I protested in Brentwood and, at the suggestion of Rev. Starsky Wilson, began reading The Broken Heart of America. I need to learn more about structural racism, so that I can: 1) understand my part in it; and 2) create positive change.
I spent my time listening to the podcast Code Switch, predominantly episodes about police killings involving race. I also participated in several conversations with relatives and friends about these issues and how to play out part in fixing that.
I was able to connect with my African American young professional groups and discuss what is going on right now, our emotions, and St. Louis actions being taken. We also designed posters for protests. One of the members is a historian so it was nice to have him really go through the history of oppression locally in the St. Louis region and connect it to national history. It was an open, honest, and raw conversation. I am glad I have a space like this to go to where I feel supported and heard.
I attended the protest on Friday evening in St. Peters.
My entire family went to two protests—one in St. Louis and one in St. Peters. I am no frontline protester, but when my 17 year old son said he wanted to go, frontline here we come.
My husband and I went to the Kirkwood Protest/Peace Walk. Our super-star volunteer Fonda told me about the protest, and I was excited that I might meet up with her and we could walk together and catch up. It was my first protest ever. I have plenty of political opinions but have always felt that protests never actually accomplished anything. But for me this was different. I wanted for African-Americans to see/hear/know that they have support from all communities – including us west county suburbia folks. I’m committed to better understanding white privilege and racial injustice and figuring out ways I can fight against it. I recruited 3 friends to walk with us, but did I run into Fonda? Ha! The protest was so HUGE, we estimated there were about 3,000 people there! So I was a little disappointed that I didn’t run into Fonda, but much more happy for the tremendous turnout. Fonda later told me that she (an African-American) was extremely moved to see such an outpouring of solidarity in her Kirkwood community.
I thoroughly enjoyed the small amount of time just seeing a few faces of my coworkers on Friday. The meal prepared by Karen was awesome.
I also took a moment to begin planning my Juneteenth celebration to commemorate the official freedom date of slavery. Texas was the last state to receive word to free the slaves on June 19, 1865. The focus of celebration is often about culture, family, and education. Here is a little more info if you wanted to read up on it.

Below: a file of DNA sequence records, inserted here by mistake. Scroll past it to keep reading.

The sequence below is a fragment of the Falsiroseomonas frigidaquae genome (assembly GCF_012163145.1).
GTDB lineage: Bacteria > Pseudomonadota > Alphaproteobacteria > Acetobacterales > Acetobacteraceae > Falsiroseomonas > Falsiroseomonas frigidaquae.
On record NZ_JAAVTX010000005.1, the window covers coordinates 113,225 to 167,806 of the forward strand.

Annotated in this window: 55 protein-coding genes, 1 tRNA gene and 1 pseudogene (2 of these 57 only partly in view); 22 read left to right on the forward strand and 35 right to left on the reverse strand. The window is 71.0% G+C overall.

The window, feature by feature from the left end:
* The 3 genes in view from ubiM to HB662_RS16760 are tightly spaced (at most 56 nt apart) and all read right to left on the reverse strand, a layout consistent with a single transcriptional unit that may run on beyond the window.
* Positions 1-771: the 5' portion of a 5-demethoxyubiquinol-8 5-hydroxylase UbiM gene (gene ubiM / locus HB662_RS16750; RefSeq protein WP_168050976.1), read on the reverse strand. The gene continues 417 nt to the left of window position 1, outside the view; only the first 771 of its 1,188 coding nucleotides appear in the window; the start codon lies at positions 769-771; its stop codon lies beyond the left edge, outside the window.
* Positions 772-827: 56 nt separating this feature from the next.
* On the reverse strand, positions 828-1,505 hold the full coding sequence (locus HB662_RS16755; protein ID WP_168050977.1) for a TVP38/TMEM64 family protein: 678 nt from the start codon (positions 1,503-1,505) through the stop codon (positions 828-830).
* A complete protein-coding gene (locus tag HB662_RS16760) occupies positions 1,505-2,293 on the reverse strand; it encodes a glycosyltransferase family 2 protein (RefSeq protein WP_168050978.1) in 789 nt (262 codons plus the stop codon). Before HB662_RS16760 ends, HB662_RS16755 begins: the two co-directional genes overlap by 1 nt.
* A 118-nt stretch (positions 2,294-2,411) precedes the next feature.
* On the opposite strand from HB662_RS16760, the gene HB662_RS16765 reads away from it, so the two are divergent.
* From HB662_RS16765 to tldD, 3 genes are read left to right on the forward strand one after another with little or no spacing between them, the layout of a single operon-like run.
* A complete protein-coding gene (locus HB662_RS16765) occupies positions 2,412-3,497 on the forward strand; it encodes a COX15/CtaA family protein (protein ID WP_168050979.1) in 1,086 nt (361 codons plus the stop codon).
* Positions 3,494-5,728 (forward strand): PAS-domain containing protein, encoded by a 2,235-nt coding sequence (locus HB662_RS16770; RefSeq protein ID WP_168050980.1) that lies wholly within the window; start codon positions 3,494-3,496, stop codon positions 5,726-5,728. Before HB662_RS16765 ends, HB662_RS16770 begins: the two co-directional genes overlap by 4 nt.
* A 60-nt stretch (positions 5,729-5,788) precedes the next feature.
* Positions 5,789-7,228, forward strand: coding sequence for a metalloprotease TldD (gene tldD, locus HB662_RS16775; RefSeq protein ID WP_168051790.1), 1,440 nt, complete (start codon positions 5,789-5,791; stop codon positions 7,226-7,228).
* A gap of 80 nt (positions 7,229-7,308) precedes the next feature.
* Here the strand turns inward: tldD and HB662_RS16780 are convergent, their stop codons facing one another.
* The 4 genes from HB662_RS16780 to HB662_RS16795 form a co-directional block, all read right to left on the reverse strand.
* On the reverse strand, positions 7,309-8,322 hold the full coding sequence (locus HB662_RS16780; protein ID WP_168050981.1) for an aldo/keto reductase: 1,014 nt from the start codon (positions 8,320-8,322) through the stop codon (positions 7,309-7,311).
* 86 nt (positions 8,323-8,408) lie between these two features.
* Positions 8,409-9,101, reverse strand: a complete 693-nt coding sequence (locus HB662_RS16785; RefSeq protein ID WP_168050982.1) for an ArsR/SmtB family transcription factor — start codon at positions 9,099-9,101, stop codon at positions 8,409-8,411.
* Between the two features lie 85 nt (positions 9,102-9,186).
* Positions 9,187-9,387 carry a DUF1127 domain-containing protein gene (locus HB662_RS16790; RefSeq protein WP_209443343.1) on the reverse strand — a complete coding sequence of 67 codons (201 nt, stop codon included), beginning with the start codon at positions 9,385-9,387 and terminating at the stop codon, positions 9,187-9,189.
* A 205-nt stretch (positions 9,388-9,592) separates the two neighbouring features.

I attended a webinar, “Protests and Privilege,” watched 13th on Netflix, and started the book White Fragility by Robin Diangelo.
I spent my time reading Warmth of Other Suns (I read it a few weeks ago, but went back and reread the stuff I’d highlighted) and I started reading the book White Fragility.
I spent my time Friday on several different activities:
- I discussed the following topics with my 12 year old son…the Black Lives Matter movement, Redlining in St. Louis, how people build wealth and examples of how our family benefited while African American families could not. We read articles about Emmet Till and Trayvon Martin and discussed. We also discussed the history of racist thinking and behavior in our family and how it was passed down through the generations.
- I listened to a podcast on the Central Park Five.
- I listened to a podcast about Robert Ed and researched him and his story.
- I had a discussion with two different family members about my views on racism and the part that white people play in it.
- I read three articles on the history of St. Louis in relation to racism.
“A riot is the language of the unheard,” Martin Luther King
I had the opportunity to join a zoom conversation with friends. As a group of foreign born individuals living in the USA, we shared about the different ways and resources we’ve used to learn about systemic injustice & racism, and discussed thoughts and ideas about proactive, lifelong allyship. We challenged each other to think about our spheres of influence and how we can use our skills and roles for the anti-racist cause. I also re-watched a conversation between Dr. Anita Phillips and Christine Caine titled Body Language: A Conversation on Race + Restoration and Christianity.
Taking this time to actively steward diversity and inclusion is the first step of our pledge that this work will be ongoing. In the coming weeks, we will create a long-term plan outlining our goals toward fighting the historical, structural racism that is at the very heart of the foster care and adoption system. Because transparency is also a core value, we will share that plan with you.
We know that action looks different for everyone. As you look to take action in a way that is meaningful to you, we hope you find resources and inspiration in our stories.